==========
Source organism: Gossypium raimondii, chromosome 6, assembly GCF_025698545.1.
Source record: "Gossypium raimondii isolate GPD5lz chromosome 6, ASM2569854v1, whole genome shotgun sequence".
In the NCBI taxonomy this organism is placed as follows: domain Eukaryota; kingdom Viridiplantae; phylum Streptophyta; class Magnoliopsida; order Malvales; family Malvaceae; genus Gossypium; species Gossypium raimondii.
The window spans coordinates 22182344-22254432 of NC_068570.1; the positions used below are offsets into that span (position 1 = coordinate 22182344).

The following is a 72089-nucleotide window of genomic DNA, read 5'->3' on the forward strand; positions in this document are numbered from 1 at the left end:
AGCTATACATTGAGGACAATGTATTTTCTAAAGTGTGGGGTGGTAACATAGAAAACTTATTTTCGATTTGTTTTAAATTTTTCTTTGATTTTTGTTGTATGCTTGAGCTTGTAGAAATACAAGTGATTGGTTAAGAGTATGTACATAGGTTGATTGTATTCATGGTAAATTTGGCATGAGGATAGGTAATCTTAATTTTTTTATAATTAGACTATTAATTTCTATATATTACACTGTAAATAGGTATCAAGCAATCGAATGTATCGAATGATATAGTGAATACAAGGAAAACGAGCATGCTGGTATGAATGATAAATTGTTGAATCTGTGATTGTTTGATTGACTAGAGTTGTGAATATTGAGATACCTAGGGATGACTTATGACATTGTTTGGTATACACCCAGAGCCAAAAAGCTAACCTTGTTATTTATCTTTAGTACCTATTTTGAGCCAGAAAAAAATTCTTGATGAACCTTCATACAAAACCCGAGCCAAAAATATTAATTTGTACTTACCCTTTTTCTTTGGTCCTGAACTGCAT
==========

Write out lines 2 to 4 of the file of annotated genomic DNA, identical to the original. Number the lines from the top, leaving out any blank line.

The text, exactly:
Source record: "Gossypium raimondii isolate GPD5lz chromosome 6, ASM2569854v1, whole genome shotgun sequence".
In the NCBI taxonomy this organism is placed as follows: domain Eukaryota; kingdom Viridiplantae; phylum Streptophyta; class Magnoliopsida; order Malvales; family Malvaceae; genus Gossypium; species Gossypium raimondii.
The window spans coordinates 22182344-22254432 of NC_068570.1; the positions used below are offsets into that span (position 1 = coordinate 22182344).